Table. 6.

Table. 6.

Bias treatment codes related to hematopoietic stem cell transplantation

Category Description of the bias

 Subcategory
Confounding The measure of association between treatment and outcome is distorted by the effect of variables, which are risk factors for the targeted outcome.
Confounding by indication The clinical condition that determined the prescription of the treatment is associated with the effect, acting as a confounding factor.
Time-dependent confounding A time-dependent variable acts as a confounding factor between the current exposure and outcome, and as an intermediary between prior and current exposure.
Unmeasured/residual confounding There is not enough information about all the relevant confounding factors known, unknown or difficult to measure. If confounding cannot be controlled, the residual confounding effect of some factors remains in the effect that is observed.
Healthy user/adherer effect Access to health care resources is associated with a higher education and health-seeking behavior. Patients who comply with prolonged treatment periods tend to be healthier.
Selection bias The sample population is not representative of the population to which the results will be extrapolated.
Protopathic bias The treatment is associated with subclinical disease stages (an early manifestation of the still undiagnosed condition under study gives rise to prescription of the treatment).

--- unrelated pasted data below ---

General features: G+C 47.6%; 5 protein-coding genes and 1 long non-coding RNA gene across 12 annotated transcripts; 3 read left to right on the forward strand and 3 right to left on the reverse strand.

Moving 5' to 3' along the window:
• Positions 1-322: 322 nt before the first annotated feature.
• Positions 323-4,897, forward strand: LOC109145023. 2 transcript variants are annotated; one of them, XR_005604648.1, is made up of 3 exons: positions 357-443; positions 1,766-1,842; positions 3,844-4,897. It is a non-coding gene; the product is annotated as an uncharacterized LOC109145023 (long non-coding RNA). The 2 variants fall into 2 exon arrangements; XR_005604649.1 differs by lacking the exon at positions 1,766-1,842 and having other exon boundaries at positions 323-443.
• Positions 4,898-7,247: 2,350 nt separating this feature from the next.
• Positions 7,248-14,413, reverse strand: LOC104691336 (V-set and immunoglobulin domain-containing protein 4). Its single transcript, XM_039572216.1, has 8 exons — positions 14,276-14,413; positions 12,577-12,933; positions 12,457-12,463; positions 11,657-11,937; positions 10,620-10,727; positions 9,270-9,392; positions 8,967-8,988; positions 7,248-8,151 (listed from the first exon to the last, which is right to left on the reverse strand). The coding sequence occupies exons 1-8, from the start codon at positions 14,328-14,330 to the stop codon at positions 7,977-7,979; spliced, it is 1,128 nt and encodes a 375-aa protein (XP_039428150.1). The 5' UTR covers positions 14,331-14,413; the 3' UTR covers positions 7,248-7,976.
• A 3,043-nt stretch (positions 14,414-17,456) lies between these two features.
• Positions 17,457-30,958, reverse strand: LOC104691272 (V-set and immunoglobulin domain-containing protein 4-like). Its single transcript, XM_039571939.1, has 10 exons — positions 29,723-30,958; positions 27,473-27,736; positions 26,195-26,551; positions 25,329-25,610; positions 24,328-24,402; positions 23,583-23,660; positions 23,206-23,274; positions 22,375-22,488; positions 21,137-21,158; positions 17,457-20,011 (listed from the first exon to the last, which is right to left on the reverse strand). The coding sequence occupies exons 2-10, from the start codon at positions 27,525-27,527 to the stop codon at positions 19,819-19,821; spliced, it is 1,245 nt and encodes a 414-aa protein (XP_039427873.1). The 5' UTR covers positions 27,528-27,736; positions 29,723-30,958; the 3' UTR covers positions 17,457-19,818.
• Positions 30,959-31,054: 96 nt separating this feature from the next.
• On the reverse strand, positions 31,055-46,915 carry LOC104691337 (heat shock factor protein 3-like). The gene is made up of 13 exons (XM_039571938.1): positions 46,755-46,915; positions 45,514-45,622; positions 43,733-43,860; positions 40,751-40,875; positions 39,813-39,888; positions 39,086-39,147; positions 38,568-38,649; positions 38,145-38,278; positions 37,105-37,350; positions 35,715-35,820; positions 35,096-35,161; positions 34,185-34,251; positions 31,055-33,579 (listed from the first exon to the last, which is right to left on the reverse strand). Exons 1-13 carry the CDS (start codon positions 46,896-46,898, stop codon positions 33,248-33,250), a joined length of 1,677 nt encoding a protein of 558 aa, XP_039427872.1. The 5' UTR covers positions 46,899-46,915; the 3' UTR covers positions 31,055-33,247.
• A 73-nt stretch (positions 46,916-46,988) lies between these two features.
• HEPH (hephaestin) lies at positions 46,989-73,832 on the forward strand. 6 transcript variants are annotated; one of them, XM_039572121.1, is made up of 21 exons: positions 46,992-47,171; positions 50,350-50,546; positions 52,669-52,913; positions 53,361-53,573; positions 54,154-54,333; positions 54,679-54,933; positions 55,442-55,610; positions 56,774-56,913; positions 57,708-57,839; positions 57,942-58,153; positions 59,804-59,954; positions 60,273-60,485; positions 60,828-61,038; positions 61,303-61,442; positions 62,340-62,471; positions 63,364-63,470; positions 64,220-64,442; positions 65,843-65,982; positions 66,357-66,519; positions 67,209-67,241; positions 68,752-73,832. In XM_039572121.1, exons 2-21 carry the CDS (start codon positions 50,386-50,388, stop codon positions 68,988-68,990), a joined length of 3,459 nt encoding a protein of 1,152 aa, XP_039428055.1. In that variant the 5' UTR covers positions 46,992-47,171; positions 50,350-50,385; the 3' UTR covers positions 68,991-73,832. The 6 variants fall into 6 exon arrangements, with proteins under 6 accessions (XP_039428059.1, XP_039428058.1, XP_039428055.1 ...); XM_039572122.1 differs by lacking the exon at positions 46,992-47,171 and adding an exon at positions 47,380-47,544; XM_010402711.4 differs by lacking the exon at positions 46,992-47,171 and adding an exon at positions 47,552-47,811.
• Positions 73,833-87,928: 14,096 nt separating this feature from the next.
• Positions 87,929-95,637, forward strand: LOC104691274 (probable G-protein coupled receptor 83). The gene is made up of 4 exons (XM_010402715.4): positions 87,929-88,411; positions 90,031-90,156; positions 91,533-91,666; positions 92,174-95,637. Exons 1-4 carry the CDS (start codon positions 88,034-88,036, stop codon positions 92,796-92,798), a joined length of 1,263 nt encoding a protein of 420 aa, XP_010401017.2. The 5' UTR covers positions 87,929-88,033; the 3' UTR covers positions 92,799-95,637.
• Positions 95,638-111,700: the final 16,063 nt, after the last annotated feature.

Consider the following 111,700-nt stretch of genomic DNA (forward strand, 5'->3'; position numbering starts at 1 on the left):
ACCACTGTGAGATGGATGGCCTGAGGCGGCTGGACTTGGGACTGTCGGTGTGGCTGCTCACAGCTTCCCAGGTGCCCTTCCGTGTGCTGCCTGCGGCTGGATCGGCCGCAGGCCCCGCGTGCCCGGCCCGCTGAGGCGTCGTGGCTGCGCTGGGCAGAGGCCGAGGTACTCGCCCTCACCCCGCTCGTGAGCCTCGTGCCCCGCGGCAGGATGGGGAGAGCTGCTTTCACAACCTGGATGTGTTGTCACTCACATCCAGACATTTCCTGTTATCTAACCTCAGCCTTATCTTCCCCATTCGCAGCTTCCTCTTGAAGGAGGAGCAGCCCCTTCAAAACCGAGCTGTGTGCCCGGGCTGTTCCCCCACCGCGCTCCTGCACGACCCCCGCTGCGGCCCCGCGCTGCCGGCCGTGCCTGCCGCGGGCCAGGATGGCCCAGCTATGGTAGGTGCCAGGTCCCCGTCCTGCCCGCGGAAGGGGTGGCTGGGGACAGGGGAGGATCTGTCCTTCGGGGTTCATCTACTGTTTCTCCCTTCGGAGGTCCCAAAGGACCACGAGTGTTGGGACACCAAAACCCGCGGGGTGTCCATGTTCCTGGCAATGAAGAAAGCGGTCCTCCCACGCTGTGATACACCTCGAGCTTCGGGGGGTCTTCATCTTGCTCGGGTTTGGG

Losses to follow-up (informative censoring) The mechanism that triggers discontinuity of treatment is associated with the risk of observing the outcome of interest.
Depletion of susceptibles (prevalent user bias) The inclusion of prevalent instead of incident users entails insufficient verification of the adverse effects that occur at the beginning of treatment (those susceptible to the effect have interrupted the treatment).
Missing data In multivariate analyses, observations that lack some values of a variable included in the model tend to be eliminated.
Measurement bias Data on true exposures, outcomes, and other variables are recorded in the form of indicators that do not accurately reflect reality.
Misclassification bias The association between treatment and outcome is distorted by errors, owing to the way variables of interest are measured in comparison groups.
Misclassification of exposure The measure of exposure of a given treatment is not an exact reflection of its real use.
Misclassification of outcome There is an error in the diagnosis.
Time-related bias Follow-up time and exposure status are inadequately considered in the study-design or analysis stages.
Immortal time bias A period during which the study event cannot occur is included in the follow-up or is excluded from analysis due to an incorrect definition at the start of follow-up.
Immeasurable time bias A period during which follow-up is ignored and thus misclassified as an unexposed period, since outpatient prescriptions that define exposure cannot occur.
Time-window bias Using time-windows of different lengths between cases and controls to define time-dependent exposures prevents subjects from having the same opportunity time to receive prescriptions.
Time-lag bias Treatment comparisons are conducted at different stages of the disease, which introduces bias related to disease duration and progression.
Clin Pediatr Hematol Oncol 2022;29:1-11
© 2022 Clin Pediatr Hematol Oncol